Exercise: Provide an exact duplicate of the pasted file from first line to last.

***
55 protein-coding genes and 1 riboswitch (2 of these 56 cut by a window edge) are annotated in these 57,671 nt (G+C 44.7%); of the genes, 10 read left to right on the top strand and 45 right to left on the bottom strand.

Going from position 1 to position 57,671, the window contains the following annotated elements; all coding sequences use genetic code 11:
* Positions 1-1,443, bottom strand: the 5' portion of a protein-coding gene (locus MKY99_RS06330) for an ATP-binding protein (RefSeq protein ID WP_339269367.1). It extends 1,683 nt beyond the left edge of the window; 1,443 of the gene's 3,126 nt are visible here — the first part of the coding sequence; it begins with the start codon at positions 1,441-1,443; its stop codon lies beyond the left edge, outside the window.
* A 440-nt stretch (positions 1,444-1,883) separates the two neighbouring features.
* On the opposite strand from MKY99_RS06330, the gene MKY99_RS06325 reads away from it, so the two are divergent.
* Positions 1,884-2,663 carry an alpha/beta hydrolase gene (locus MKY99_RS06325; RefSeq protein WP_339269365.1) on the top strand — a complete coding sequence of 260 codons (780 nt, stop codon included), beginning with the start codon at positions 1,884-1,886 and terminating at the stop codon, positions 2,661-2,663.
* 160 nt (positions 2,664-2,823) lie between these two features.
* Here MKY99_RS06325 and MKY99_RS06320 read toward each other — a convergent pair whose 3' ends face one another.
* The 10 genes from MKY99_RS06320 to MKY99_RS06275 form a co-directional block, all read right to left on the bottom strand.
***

55 protein-coding genes and 1 riboswitch (2 of these 56 cut by a window edge) are annotated in these 57,671 nt (G+C 44.7%); of the genes, 10 read left to right on the top strand and 45 right to left on the bottom strand.

Going from position 1 to position 57,671, the window contains the following annotated elements; all coding sequences use genetic code 11:
* Positions 1-1,443, bottom strand: the 5' portion of a protein-coding gene (locus MKY99_RS06330) for an ATP-binding protein (RefSeq protein ID WP_339269367.1). It extends 1,683 nt beyond the left edge of the window; 1,443 of the gene's 3,126 nt are visible here — the first part of the coding sequence; it begins with the start codon at positions 1,441-1,443; its stop codon lies beyond the left edge, outside the window.
* A 440-nt stretch (positions 1,444-1,883) separates the two neighbouring features.
* On the opposite strand from MKY99_RS06330, the gene MKY99_RS06325 reads away from it, so the two are divergent.
* Positions 1,884-2,663 carry an alpha/beta hydrolase gene (locus MKY99_RS06325; RefSeq protein WP_339269365.1) on the top strand — a complete coding sequence of 260 codons (780 nt, stop codon included), beginning with the start codon at positions 1,884-1,886 and terminating at the stop codon, positions 2,661-2,663.
* 160 nt (positions 2,664-2,823) lie between these two features.
* Here MKY99_RS06325 and MKY99_RS06320 read toward each other — a convergent pair whose 3' ends face one another.
* The 10 genes from MKY99_RS06320 to MKY99_RS06275 form a co-directional block, all read right to left on the bottom strand.